Public health is the discipline of promoting and protecting the health of people where they live, work, and play. Medicine is the practice of treating people who are sick. People working in public health try to prevent disease before it occurs, and to mitigate the effects of disease (such as a coronavirus pandemic) when it does occur. Epidemiology, environmental science, occupational health, community disease prevention programs, setting safety standards, developing health policy recommendations based on scientific findings--all of these are elements of public health work.

Graphic of the 10 essential public health services Image Source: U.S. Centers for Disease Control and Prevention (CDC)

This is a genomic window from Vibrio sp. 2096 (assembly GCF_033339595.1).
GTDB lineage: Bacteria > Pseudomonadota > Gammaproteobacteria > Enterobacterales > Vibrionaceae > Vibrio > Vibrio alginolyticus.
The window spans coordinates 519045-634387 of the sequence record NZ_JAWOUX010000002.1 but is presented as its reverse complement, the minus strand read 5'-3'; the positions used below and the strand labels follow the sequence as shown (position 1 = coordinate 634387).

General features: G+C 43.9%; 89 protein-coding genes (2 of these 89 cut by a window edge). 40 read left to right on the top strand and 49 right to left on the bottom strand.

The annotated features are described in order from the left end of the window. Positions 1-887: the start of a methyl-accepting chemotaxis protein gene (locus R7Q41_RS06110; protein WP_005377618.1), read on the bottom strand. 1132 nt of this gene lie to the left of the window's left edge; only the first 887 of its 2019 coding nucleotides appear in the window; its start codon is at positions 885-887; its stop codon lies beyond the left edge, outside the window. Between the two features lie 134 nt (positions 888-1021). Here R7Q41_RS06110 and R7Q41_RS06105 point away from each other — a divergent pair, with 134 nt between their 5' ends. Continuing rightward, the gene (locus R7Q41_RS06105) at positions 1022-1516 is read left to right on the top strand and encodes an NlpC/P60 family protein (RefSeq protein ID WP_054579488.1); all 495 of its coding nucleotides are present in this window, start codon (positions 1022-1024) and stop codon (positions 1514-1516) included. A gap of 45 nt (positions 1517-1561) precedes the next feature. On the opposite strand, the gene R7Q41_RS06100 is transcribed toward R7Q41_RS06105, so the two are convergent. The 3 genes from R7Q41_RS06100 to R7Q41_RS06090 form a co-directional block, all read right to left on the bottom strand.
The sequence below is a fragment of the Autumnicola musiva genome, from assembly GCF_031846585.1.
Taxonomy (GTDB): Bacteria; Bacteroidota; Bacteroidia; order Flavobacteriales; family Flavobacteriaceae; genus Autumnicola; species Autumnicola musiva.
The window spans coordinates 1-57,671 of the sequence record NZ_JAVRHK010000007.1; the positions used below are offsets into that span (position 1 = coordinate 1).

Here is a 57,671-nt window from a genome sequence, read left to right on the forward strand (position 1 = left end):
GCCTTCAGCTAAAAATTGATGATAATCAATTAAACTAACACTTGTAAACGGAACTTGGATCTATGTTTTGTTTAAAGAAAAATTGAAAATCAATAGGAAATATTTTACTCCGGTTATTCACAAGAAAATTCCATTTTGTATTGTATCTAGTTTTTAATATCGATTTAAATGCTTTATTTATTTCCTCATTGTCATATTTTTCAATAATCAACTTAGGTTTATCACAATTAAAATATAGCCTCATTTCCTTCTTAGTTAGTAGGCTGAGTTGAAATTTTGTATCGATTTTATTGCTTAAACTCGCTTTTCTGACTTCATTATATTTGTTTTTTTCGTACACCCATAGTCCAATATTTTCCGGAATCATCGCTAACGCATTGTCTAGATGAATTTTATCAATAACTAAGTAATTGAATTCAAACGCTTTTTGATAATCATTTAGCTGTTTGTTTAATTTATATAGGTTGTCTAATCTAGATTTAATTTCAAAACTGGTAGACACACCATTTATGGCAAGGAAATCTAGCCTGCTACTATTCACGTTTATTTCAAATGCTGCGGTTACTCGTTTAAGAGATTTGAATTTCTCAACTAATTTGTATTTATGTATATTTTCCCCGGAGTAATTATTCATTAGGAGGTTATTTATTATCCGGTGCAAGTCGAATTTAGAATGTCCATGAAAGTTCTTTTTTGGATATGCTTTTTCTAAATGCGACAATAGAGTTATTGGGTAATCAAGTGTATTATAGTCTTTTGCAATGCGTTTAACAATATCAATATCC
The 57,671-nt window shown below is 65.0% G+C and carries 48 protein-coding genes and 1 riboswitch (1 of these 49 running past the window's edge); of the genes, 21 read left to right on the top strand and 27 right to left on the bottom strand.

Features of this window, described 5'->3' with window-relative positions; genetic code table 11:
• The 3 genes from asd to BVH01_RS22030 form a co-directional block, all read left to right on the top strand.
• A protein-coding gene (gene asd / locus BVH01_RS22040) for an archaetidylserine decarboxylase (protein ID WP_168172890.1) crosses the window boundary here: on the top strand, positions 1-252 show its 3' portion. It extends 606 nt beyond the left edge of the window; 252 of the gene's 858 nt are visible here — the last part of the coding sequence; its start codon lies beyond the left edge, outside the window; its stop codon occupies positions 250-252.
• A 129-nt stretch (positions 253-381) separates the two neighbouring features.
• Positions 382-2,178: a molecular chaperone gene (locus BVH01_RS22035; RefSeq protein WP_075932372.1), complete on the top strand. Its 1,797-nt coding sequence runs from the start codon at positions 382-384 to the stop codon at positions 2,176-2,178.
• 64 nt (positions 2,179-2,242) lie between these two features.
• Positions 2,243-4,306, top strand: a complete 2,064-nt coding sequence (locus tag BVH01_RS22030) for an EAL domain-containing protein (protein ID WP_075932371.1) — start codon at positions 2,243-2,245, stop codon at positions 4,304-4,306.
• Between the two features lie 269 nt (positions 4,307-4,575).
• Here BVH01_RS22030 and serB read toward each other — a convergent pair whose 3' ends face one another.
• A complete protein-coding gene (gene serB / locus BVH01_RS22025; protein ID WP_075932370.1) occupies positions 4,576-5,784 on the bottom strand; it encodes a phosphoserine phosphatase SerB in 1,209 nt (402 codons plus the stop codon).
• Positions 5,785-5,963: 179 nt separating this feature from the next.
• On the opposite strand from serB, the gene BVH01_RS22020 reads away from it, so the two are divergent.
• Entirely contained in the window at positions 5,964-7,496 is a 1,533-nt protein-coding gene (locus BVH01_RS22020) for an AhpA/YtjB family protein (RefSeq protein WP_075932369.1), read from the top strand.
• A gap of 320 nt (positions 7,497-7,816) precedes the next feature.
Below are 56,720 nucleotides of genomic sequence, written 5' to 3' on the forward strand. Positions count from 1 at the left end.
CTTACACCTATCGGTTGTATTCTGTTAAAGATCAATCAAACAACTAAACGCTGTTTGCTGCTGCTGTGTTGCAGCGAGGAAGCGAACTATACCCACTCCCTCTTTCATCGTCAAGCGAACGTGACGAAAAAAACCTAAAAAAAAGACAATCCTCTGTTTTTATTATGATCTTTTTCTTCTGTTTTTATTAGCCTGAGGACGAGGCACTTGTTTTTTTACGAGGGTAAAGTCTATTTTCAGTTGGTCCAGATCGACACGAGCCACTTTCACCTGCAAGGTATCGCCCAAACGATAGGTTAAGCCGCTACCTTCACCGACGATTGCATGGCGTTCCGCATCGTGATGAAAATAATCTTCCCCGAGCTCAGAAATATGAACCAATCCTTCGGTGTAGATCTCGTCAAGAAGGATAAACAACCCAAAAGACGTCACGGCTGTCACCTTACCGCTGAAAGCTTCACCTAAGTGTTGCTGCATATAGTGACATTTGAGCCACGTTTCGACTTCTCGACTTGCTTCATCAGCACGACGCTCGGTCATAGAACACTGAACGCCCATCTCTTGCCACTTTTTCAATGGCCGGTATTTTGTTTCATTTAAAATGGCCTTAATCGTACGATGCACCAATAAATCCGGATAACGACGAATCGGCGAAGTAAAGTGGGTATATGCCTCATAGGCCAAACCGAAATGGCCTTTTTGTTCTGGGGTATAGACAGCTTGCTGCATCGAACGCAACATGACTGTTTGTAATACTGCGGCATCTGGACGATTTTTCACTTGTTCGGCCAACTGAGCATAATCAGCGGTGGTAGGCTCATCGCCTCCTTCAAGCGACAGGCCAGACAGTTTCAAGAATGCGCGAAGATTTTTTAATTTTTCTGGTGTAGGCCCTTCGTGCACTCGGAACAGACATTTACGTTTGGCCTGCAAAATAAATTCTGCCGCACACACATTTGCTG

The 10 Essential Public Health Services (EPHS) provide a framework for public health to protect and promote the health of all people in all communities. The 10 essential services were developed by public health experts, leaders, and practitioners, including experts from federal agencies such as the Centers for Disease Control and Prevention (CDC). The purpose of the framework: “To achieve equity, the Essential Public Health Services actively promote policies, systems, and overall community conditions that enable optimal health for all and seek to remove systemic and structural barriers that have resulted in health inequities.” (CDC) Policy makers who use legal and regulatory constructs to effect changes in healthcare rely on scientific evidence such as that gained from health surveillance programs in the community, or by conducting longitudinal studies, or by constructing hypotheses and analyzing options for policy changes. That evidence is used to examine multiple policy options that may help solve big healthcare challenges. It turns out that health policy analysis has a lot in common with human-centered design!

Designing Health Policy